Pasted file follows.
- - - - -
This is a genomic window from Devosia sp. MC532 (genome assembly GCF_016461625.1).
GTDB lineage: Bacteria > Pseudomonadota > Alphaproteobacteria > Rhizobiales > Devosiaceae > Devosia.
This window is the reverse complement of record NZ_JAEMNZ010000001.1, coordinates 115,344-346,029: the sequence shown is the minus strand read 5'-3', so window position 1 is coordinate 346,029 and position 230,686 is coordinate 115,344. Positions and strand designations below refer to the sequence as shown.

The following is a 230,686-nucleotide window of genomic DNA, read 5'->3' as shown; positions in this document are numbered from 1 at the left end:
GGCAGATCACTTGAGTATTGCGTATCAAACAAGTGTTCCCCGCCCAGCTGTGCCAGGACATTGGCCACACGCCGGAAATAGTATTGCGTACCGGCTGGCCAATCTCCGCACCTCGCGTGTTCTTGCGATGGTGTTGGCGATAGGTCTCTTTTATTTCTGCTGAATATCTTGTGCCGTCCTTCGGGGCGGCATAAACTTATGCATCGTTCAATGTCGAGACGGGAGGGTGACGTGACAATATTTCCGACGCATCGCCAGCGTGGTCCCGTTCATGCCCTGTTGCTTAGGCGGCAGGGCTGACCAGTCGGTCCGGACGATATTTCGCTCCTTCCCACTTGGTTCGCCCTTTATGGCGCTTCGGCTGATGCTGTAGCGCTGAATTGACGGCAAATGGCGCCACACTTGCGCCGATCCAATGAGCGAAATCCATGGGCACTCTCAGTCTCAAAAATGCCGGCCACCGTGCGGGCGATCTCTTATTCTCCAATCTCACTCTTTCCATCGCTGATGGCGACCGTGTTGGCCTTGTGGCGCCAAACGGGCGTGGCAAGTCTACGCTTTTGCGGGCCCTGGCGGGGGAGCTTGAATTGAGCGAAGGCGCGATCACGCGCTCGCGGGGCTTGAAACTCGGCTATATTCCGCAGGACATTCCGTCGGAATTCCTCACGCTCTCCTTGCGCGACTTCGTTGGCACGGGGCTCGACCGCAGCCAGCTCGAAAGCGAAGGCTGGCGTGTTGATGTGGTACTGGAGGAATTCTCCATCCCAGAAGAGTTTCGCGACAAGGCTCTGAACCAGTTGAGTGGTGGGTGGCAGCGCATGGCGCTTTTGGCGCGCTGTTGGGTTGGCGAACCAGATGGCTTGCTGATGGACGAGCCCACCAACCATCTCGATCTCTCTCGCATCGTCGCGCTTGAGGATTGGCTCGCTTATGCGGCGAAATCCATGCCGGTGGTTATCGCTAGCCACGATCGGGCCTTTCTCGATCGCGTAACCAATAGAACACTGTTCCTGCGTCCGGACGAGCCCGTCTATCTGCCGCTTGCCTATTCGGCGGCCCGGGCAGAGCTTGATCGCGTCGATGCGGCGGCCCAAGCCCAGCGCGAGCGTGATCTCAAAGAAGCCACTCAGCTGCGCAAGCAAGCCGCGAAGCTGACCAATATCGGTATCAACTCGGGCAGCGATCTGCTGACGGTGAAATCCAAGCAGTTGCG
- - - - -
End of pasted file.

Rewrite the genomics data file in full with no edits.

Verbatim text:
This is a genomic window from Devosia sp. MC532 (genome assembly GCF_016461625.1).
GTDB lineage: Bacteria > Pseudomonadota > Alphaproteobacteria > Rhizobiales > Devosiaceae > Devosia.
This window is the reverse complement of record NZ_JAEMNZ010000001.1, coordinates 115,344-346,029: the sequence shown is the minus strand read 5'-3', so window position 1 is coordinate 346,029 and position 230,686 is coordinate 115,344. Positions and strand designations below refer to the sequence as shown.

The following is a 230,686-nucleotide window of genomic DNA, read 5'->3' as shown; positions in this document are numbered from 1 at the left end:
GGCAGATCACTTGAGTATTGCGTATCAAACAAGTGTTCCCCGCCCAGCTGTGCCAGGACATTGGCCACACGCCGGAAATAGTATTGCGTACCGGCTGGCCAATCTCCGCACCTCGCGTGTTCTTGCGATGGTGTTGGCGATAGGTCTCTTTTATTTCTGCTGAATATCTTGTGCCGTCCTTCGGGGCGGCATAAACTTATGCATCGTTCAATGTCGAGACGGGAGGGTGACGTGACAATATTTCCGACGCATCGCCAGCGTGGTCCCGTTCATGCCCTGTTGCTTAGGCGGCAGGGCTGACCAGTCGGTCCGGACGATATTTCGCTCCTTCCCACTTGGTTCGCCCTTTATGGCGCTTCGGCTGATGCTGTAGCGCTGAATTGACGGCAAATGGCGCCACACTTGCGCCGATCCAATGAGCGAAATCCATGGGCACTCTCAGTCTCAAAAATGCCGGCCACCGTGCGGGCGATCTCTTATTCTCCAATCTCACTCTTTCCATCGCTGATGGCGACCGTGTTGGCCTTGTGGCGCCAAACGGGCGTGGCAAGTCTACGCTTTTGCGGGCCCTGGCGGGGGAGCTTGAATTGAGCGAAGGCGCGATCACGCGCTCGCGGGGCTTGAAACTCGGCTATATTCCGCAGGACATTCCGTCGGAATTCCTCACGCTCTCCTTGCGCGACTTCGTTGGCACGGGGCTCGACCGCAGCCAGCTCGAAAGCGAAGGCTGGCGTGTTGATGTGGTACTGGAGGAATTCTCCATCCCAGAAGAGTTTCGCGACAAGGCTCTGAACCAGTTGAGTGGTGGGTGGCAGCGCATGGCGCTTTTGGCGCGCTGTTGGGTTGGCGAACCAGATGGCTTGCTGATGGACGAGCCCACCAACCATCTCGATCTCTCTCGCATCGTCGCGCTTGAGGATTGGCTCGCTTATGCGGCGAAATCCATGCCGGTGGTTATCGCTAGCCACGATCGGGCCTTTCTCGATCGCGTAACCAATAGAACACTGTTCCTGCGTCCGGACGAGCCCGTCTATCTGCCGCTTGCCTATTCGGCGGCCCGGGCAGAGCTTGATCGCGTCGATGCGGCGGCCCAAGCCCAGCGCGAGCGTGATCTCAAAGAAGCCACTCAGCTGCGCAAGCAAGCCGCGAAGCTGACCAATATCGGTATCAACTCGGGCAGCGATCTGCTGACGGTGAAATCCAAGCAGTTGCG